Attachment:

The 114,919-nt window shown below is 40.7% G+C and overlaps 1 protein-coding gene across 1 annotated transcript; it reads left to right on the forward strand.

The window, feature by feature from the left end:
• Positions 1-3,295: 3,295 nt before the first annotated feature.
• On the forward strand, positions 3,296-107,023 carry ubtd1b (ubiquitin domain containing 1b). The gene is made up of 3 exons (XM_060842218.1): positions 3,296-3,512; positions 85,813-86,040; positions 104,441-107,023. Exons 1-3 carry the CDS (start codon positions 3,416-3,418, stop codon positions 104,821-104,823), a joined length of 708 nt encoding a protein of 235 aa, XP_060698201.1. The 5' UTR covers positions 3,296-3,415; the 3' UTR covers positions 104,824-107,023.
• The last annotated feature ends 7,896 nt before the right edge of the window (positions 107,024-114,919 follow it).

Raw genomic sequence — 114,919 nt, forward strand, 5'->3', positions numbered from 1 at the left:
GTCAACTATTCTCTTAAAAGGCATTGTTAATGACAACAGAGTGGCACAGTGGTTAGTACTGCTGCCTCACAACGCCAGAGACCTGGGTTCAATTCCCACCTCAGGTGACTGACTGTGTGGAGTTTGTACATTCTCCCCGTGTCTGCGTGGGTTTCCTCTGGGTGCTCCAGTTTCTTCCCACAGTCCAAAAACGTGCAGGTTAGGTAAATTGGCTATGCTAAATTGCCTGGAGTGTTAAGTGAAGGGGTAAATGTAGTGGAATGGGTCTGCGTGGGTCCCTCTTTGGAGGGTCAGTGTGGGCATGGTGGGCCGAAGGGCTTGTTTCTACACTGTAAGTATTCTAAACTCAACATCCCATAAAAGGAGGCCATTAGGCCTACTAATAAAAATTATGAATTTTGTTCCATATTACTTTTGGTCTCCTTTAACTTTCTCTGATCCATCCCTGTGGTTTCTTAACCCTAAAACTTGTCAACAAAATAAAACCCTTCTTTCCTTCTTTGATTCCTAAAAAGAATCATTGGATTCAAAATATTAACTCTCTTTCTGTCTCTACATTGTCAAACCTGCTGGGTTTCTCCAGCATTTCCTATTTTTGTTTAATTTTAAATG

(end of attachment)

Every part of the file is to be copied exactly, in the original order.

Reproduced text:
The 114,919-nt window shown below is 40.7% G+C and overlaps 1 protein-coding gene across 1 annotated transcript; it reads left to right on the forward strand.

The window, feature by feature from the left end:
• Positions 1-3,295: 3,295 nt before the first annotated feature.
• On the forward strand, positions 3,296-107,023 carry ubtd1b (ubiquitin domain containing 1b). The gene is made up of 3 exons (XM_060842218.1): positions 3,296-3,512; positions 85,813-86,040; positions 104,441-107,023. Exons 1-3 carry the CDS (start codon positions 3,416-3,418, stop codon positions 104,821-104,823), a joined length of 708 nt encoding a protein of 235 aa, XP_060698201.1. The 5' UTR covers positions 3,296-3,415; the 3' UTR covers positions 104,824-107,023.
• The last annotated feature ends 7,896 nt before the right edge of the window (positions 107,024-114,919 follow it).

Raw genomic sequence — 114,919 nt, forward strand, 5'->3', positions numbered from 1 at the left:
GTCAACTATTCTCTTAAAAGGCATTGTTAATGACAACAGAGTGGCACAGTGGTTAGTACTGCTGCCTCACAACGCCAGAGACCTGGGTTCAATTCCCACCTCAGGTGACTGACTGTGTGGAGTTTGTACATTCTCCCCGTGTCTGCGTGGGTTTCCTCTGGGTGCTCCAGTTTCTTCCCACAGTCCAAAAACGTGCAGGTTAGGTAAATTGGCTATGCTAAATTGCCTGGAGTGTTAAGTGAAGGGGTAAATGTAGTGGAATGGGTCTGCGTGGGTCCCTCTTTGGAGGGTCAGTGTGGGCATGGTGGGCCGAAGGGCTTGTTTCTACACTGTAAGTATTCTAAACTCAACATCCCATAAAAGGAGGCCATTAGGCCTACTAATAAAAATTATGAATTTTGTTCCATATTACTTTTGGTCTCCTTTAACTTTCTCTGATCCATCCCTGTGGTTTCTTAACCCTAAAACTTGTCAACAAAATAAAACCCTTCTTTCCTTCTTTGATTCCTAAAAAGAATCATTGGATTCAAAATATTAACTCTCTTTCTGTCTCTACATTGTCAAACCTGCTGGGTTTCTCCAGCATTTCCTATTTTTGTTTAATTTTAAATG